Keep reading... Show less
3

A 1996 classic, Shawn Colvin's album of mature pop is also one of best break-up albums, comparable lyrically and musically to Joni Mitchell's Hejira and Bob Dylan's Blood on the Tracks.

When pop-folksinger Shawn Colvin released A Few Small Repairs in 1996, the music world was ripe for an album of sharp, catchy songs by a female singer-songwriter. Lilith Fair, the tour for women in the music, would gross $16 million in 1997. Colvin would be a main stage artist in all three years of the tour, playing alongside Liz Phair, Suzanne Vega, Sheryl Crow, Sarah McLachlan, Meshell Ndegeocello, Joan Osborne, Lisa Loeb, Erykah Badu, and many others. Strong female artists were not only making great music (when were they not?) but also having bold success. Alanis Morissette's Jagged Little Pill preceded Colvin's fourth recording by just 16 months.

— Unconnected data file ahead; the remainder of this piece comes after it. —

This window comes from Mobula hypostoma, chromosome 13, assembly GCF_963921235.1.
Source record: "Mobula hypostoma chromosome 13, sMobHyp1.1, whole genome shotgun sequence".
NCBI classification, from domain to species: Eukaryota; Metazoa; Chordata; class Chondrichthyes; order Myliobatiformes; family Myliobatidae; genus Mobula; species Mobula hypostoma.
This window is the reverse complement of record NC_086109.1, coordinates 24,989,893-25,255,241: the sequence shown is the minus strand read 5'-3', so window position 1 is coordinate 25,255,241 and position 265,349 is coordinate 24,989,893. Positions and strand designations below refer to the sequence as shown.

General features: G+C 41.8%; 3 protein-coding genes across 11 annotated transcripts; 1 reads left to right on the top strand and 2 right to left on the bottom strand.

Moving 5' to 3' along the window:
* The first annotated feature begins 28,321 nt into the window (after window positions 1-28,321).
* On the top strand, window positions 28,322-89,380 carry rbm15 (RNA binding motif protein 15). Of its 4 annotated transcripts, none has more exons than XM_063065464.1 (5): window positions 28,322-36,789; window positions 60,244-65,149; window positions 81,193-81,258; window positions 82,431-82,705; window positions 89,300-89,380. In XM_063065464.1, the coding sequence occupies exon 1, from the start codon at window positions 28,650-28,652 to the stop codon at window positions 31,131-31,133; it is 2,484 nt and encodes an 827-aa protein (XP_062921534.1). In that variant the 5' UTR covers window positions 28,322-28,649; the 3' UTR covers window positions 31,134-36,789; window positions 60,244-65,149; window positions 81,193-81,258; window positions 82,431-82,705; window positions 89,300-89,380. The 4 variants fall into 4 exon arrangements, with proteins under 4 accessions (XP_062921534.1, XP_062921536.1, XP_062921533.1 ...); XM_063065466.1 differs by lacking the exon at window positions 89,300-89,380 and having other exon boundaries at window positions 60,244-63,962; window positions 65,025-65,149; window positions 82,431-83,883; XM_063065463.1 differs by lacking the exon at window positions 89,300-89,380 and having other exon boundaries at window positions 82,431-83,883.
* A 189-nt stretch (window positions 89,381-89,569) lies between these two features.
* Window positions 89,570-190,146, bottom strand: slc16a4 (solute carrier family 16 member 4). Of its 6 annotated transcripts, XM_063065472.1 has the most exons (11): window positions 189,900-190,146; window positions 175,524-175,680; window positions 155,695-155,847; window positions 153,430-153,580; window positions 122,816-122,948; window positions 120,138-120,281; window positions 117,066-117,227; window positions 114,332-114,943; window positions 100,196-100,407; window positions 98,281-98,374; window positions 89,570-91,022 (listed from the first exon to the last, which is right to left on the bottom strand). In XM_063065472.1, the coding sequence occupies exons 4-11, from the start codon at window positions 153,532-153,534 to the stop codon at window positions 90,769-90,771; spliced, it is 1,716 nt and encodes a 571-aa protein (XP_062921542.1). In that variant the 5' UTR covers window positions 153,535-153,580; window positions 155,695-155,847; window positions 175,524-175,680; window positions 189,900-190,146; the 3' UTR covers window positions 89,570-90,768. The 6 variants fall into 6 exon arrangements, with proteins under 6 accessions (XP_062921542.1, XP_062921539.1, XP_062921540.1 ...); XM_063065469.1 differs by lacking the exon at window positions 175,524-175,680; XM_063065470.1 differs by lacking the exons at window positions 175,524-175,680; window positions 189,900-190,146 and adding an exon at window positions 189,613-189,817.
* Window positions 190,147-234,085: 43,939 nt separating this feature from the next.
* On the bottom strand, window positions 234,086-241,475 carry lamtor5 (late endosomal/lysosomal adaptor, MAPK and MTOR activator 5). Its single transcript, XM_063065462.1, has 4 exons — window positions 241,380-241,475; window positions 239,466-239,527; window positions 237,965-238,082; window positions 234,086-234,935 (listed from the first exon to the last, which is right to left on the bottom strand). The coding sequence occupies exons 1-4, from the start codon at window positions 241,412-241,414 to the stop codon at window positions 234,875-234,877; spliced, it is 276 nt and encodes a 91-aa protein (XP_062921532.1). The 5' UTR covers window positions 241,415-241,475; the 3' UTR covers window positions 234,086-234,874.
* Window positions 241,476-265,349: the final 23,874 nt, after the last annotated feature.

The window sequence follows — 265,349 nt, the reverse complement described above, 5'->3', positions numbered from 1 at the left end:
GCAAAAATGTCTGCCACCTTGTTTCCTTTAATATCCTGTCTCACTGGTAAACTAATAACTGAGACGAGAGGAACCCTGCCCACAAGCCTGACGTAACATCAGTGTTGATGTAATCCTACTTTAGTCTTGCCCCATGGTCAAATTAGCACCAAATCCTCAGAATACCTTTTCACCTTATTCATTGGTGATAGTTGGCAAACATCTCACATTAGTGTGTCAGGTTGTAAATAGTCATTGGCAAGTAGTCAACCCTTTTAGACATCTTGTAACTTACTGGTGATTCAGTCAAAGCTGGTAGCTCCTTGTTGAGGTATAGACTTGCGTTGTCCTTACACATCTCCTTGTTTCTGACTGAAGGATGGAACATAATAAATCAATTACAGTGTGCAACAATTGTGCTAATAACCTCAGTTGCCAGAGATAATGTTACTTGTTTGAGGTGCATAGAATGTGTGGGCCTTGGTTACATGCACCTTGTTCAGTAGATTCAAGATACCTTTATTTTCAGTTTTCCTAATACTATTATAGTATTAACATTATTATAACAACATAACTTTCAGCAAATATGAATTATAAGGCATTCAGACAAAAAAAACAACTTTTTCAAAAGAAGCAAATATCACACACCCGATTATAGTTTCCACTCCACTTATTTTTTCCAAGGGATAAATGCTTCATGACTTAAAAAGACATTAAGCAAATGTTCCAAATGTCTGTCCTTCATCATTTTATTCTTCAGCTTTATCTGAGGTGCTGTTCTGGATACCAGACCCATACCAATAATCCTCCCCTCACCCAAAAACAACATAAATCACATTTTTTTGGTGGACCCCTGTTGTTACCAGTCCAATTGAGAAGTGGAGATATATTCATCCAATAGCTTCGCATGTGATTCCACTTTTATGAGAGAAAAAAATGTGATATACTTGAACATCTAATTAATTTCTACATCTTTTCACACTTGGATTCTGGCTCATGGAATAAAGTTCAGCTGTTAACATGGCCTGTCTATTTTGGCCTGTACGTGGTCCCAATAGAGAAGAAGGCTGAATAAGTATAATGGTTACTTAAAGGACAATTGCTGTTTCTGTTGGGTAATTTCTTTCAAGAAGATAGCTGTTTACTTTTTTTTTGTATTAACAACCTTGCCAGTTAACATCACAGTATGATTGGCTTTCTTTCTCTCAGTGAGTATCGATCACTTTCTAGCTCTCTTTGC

Keep reading... Show less
9

Frank Miller locates our tragedy and warps it into his own brutal beauty.

In terms of continuity, the so-called promotion of this entry as Miller's “third" in the series is deceptively cryptic. Miller's mid-'80s limited series The Dark Knight Returns (or DKR) is a “Top 5 All-Time" graphic novel, if not easily “Top 3". His intertextual and metatextual themes resonated then as they do now, a reason this source material was “go to" for Christopher Nolan when he resurrected the franchise for Warner Bros. in the mid-00s. The sheer iconicity of DKR posits a seminal work in the artist's canon, which shares company with the likes of Sin City, 300, and an influential run on Daredevil, to name a few.

Keep reading... Show less
8
Pop Ten
Mixed Media
PM Picks

© 1999-2017 Popmatters.com. All rights reserved.
Popmatters is wholly independently owned and operated.

rating-image